A favored technique to rejuvenate a beleaguered publication is to give it a makeover, allowing for a brief round of publicity amidst promises of seizing upon today’s innovations in aesthetics and information transmission. It’s not always effective. In May 2009, Newsweek unveiled new designs for its print magazine and its website; almost exactly one year later, the Washington Post Co., Newsweek’s owner, announced that the magazine continues to bleed money, and it’s up for sale. That statement has prompted a flurry of what-does-it-all-mean pieces about the sale and the future of journalism [1,2,3,4].
But a redesign can also enhance or raise the profile of an existing product, one that shows no signs—at least publicly—of becoming mired in Chapter 11. Several established publications, and one newcomer, recently unveiled new looks and features. Most of them share similar design goals: a clean, smooth presentation, with easily navigable menus, including standardized header menus appearing on each page; large, readable fonts; faster loading times; added user functionality (Facebook Connect is a popular tool for luring in commenters); better access to archives and site searches; and warm colors—the autumn tones of The Believer, n+1, and [tk] Reviews, Haaretz and Publisher Weekly’s California-sky-blue.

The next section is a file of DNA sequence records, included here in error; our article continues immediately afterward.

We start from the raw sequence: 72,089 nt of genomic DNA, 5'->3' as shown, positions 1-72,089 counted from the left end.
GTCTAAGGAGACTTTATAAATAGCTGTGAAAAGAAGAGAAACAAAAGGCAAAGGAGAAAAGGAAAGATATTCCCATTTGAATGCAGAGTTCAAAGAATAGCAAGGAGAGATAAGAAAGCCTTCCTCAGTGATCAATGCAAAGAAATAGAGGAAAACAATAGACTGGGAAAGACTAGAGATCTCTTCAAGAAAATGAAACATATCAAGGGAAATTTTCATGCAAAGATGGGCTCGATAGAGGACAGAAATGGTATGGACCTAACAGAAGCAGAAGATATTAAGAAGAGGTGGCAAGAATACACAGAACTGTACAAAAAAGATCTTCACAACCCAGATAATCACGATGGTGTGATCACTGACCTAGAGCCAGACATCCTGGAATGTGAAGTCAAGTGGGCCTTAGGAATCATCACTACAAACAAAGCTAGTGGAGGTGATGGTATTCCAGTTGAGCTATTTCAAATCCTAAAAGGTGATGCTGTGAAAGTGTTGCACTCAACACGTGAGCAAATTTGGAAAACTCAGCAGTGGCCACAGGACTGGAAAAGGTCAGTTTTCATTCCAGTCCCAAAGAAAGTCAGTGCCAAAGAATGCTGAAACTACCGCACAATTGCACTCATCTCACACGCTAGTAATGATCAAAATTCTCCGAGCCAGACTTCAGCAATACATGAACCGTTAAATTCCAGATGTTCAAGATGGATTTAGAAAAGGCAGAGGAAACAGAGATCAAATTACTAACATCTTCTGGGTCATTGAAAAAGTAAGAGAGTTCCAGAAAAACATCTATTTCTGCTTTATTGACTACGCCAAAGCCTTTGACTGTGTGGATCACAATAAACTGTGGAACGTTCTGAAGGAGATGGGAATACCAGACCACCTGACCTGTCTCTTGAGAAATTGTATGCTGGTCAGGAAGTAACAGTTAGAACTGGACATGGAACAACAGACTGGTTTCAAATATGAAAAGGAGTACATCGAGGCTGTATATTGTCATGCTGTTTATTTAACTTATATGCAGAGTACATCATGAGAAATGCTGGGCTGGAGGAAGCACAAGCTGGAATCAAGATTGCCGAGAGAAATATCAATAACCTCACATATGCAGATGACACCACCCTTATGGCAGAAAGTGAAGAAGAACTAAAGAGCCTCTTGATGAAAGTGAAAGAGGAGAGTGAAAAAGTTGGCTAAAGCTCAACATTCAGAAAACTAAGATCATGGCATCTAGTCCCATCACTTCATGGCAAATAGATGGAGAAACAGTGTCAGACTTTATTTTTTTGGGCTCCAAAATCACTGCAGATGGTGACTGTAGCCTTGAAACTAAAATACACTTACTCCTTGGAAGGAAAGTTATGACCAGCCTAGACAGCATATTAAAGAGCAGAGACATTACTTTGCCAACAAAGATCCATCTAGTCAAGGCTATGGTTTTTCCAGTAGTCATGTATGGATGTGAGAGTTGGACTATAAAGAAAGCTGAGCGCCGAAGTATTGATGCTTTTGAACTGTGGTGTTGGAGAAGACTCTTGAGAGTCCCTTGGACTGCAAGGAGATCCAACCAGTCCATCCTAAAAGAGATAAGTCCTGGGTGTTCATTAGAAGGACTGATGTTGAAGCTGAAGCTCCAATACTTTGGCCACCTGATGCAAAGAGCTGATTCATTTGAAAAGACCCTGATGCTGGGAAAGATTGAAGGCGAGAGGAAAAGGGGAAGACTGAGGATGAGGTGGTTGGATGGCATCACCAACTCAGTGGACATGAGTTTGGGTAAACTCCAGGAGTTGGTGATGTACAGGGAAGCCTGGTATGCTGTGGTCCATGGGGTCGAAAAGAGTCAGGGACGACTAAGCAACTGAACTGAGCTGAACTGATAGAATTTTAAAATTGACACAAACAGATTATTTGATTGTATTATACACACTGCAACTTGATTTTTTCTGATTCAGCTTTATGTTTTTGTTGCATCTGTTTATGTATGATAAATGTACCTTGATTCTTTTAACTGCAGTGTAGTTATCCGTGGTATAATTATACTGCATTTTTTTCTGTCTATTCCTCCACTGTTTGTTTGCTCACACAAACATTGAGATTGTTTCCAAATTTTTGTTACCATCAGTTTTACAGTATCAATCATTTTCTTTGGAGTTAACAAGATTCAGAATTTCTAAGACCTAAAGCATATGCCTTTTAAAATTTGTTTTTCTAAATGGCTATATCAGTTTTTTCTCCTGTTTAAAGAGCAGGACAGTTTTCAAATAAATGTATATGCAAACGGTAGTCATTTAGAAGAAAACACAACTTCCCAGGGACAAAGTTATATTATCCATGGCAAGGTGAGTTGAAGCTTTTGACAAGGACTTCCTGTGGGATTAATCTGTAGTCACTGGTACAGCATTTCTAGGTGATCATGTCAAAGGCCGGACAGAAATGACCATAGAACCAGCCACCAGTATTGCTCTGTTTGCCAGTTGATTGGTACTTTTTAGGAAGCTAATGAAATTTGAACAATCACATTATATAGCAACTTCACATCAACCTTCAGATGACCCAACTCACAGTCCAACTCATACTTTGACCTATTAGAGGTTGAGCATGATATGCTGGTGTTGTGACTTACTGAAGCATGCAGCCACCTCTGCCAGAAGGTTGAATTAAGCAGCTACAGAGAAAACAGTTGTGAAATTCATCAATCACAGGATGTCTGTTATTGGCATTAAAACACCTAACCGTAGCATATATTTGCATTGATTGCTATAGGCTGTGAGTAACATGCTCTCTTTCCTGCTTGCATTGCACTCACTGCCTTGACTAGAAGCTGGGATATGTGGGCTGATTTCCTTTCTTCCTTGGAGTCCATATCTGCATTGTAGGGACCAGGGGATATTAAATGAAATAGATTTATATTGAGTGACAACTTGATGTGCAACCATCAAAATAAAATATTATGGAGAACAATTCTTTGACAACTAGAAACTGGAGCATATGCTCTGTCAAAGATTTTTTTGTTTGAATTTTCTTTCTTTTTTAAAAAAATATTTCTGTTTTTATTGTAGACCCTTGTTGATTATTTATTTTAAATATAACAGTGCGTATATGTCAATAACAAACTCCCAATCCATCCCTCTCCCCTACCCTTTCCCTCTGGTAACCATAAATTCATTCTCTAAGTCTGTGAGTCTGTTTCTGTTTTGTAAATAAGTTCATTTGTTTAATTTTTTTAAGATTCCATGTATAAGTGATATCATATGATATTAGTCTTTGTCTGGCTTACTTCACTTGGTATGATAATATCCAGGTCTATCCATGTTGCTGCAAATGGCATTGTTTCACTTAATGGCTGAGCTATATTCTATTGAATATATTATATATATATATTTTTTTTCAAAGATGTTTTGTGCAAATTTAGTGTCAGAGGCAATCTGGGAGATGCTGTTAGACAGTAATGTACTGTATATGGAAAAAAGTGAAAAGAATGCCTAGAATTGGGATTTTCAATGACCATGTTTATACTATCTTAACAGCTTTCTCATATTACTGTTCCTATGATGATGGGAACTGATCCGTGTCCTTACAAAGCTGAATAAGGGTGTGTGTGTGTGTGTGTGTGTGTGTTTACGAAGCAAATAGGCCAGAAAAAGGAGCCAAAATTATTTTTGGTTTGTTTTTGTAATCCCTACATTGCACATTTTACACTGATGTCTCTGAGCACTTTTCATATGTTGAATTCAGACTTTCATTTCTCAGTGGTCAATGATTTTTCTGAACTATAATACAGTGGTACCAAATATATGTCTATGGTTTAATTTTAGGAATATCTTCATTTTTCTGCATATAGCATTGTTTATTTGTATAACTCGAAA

Here, then, are this week’s models, encompassing the fields of books, culture, news, politics, and publishing. Click on over, root around, and enjoy: